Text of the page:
Unichem Laboratories Ltd., an Indian maker of antibiotics and pain killers, advanced as much as 4.6 percent in Mumbai trading after saying it may acquire companies or brands to expand its product range.
The company may spend as much as 3 billion rupees ($65 million) to buy drugs for treating eye diseases and gynecological conditions, Gundu Rao, executive vice president of corporate affairs, said in an interview in Mumbai yesterday. It will also invest 600 million rupees to build a factory in the central Indian city of Indore to make heart and pain relief drugs for the U.S. market.
Unichem will hire 700 medical representatives in India, where it generates almost 75 percent of revenue, to expand its domestic sales force to 2,500 within the next two years, Rao said. The Mumbai-based company plans to start selling at least seven drugs in the U.S. this fiscal year, including a newly approved high-blood pressure treatment, to expand its offering in the world’s largest pharmaceutical market.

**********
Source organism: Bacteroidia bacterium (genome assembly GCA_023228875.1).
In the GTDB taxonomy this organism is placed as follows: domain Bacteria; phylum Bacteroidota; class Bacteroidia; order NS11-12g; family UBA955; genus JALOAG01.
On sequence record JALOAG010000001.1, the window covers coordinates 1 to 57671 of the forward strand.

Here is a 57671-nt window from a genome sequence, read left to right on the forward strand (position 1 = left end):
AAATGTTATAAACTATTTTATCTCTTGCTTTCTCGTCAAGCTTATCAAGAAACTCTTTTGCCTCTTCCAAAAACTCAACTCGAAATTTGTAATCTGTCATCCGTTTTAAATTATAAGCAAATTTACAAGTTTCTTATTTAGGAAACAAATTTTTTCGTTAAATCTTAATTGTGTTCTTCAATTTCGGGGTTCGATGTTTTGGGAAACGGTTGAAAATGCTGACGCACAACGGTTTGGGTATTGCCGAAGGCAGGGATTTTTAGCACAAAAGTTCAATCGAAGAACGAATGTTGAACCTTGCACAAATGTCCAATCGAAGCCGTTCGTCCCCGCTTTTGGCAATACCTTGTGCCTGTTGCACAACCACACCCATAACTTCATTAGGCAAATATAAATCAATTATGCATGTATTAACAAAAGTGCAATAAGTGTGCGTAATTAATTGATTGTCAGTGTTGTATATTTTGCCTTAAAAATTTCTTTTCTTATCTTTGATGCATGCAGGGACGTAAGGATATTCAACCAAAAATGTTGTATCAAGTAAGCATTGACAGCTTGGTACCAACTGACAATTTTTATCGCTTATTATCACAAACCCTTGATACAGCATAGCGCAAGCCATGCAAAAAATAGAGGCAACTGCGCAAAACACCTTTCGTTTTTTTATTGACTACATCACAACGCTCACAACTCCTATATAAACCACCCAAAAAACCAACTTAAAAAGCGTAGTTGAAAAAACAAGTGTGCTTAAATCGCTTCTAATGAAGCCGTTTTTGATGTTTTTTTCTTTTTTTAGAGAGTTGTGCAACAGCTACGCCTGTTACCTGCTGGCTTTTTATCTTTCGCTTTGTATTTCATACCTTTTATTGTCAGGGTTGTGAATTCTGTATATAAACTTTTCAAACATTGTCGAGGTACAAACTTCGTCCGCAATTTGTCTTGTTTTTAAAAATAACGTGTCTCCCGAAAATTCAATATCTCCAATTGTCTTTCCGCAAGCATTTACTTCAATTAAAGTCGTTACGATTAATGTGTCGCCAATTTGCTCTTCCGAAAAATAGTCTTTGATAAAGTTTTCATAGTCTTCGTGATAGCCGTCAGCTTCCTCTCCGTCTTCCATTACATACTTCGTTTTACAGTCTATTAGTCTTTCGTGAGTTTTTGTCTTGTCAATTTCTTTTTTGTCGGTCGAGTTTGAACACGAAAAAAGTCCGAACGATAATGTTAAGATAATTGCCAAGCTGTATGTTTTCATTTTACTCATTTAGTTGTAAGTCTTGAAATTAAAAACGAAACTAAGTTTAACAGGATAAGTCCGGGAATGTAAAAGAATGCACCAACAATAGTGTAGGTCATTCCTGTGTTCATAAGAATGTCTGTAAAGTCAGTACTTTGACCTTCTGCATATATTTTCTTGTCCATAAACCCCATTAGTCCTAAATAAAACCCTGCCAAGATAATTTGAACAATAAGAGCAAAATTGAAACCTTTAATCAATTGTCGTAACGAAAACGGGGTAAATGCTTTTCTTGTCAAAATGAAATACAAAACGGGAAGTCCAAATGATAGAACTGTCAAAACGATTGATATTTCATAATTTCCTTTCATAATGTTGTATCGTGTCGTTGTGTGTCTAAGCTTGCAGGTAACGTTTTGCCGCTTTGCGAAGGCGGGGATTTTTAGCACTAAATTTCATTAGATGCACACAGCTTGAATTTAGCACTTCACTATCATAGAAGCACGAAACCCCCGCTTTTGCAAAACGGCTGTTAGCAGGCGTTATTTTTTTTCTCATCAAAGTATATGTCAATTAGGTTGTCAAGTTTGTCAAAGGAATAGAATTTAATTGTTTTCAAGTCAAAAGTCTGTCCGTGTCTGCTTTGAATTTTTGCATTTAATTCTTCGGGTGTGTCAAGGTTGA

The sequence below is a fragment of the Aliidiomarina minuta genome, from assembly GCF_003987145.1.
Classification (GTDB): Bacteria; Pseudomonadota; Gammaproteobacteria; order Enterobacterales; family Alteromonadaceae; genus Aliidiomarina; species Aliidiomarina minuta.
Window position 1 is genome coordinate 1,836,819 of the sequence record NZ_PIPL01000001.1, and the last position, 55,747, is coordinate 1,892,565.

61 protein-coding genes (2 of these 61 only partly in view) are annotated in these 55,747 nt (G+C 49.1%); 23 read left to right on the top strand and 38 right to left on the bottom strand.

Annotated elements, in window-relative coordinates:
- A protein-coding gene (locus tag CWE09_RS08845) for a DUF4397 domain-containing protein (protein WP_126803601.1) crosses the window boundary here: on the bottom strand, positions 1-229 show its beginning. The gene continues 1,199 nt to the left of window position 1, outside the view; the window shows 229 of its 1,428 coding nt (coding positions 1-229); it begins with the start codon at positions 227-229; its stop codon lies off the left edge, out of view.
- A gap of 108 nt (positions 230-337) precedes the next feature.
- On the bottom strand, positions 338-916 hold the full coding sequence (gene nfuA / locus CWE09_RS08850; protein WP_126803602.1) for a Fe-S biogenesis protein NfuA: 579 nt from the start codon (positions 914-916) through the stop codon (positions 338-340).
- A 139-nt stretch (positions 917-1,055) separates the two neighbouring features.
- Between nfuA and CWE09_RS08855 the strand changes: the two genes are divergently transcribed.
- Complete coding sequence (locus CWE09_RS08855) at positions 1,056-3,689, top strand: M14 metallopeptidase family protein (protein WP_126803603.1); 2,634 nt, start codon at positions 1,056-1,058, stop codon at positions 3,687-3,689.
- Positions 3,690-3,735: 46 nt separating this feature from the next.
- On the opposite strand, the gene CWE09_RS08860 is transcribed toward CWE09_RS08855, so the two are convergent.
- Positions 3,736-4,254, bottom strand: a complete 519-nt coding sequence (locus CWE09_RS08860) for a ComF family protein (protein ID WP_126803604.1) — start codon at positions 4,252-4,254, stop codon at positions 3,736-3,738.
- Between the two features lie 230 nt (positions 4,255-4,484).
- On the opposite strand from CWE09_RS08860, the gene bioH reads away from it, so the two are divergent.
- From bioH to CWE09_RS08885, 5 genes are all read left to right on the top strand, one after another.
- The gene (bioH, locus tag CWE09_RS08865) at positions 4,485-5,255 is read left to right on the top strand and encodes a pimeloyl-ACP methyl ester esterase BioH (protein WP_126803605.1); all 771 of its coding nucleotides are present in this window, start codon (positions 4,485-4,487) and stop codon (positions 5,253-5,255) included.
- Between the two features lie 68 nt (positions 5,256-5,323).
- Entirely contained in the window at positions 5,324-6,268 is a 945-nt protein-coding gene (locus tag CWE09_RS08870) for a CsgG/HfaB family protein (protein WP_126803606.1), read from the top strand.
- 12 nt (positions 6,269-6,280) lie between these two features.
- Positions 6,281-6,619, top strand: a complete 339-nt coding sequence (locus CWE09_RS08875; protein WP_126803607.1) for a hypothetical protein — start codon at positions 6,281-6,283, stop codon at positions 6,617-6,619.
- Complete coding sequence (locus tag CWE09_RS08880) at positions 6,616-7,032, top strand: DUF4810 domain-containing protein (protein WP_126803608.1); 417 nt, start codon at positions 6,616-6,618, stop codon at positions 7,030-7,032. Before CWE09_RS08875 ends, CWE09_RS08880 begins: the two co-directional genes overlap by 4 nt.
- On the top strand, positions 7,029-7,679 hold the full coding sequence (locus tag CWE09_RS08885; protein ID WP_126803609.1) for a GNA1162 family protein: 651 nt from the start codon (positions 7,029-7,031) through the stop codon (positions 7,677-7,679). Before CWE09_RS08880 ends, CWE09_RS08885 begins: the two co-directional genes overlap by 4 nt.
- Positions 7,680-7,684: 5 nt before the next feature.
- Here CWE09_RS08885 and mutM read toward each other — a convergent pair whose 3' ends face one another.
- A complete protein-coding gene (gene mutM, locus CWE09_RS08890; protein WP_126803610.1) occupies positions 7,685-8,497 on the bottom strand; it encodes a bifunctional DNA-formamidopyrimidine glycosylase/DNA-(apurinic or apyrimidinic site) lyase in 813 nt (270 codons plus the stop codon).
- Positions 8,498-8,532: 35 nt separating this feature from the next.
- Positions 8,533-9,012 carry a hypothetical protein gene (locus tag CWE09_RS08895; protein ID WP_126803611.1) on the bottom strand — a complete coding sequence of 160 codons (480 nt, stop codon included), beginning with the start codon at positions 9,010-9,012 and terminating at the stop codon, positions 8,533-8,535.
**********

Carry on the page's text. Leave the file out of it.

The company’s growth this year would “be higher than the markets growth,” Rao said without providing specific figures. The company expects to sell as much as $5 million of drugs in the U.S. this year, he said.
Unichem has six factories, two producing raw materials for medicines and four making finished products, according to its website.
The Indore plant is expected to produce tablets and capsules for export and start operations in 2013. Another facility in Goa will be used for research into monoclonal antibodies, which are bioengineered molecules that mimic the action of the body’s own response to infections, Rao said.
Rao said that the company is open to collaborating with other companies on marketing and contract manufacturing or research. Unichem hasn’t been approached regarding a possible takeover of the company, the executive said.
“We would continue to operate as an independent company and we are not up for any sale,” Rao said.
Batlivala & Karani Securities India Pvt. said in a June 16 report that Unichem received several proposals by overseas pharmaceutical companies and a tie-up may be announced in one to two months. Unichem Chairman and Managing Director Prakash Mody declined to comment at that time.
The Batlivala report came about one month after Abbott Laboratories agreed to buy Piramal Healthcare Ltd.’s branded generic-medicine unit in India for $3.72 billion.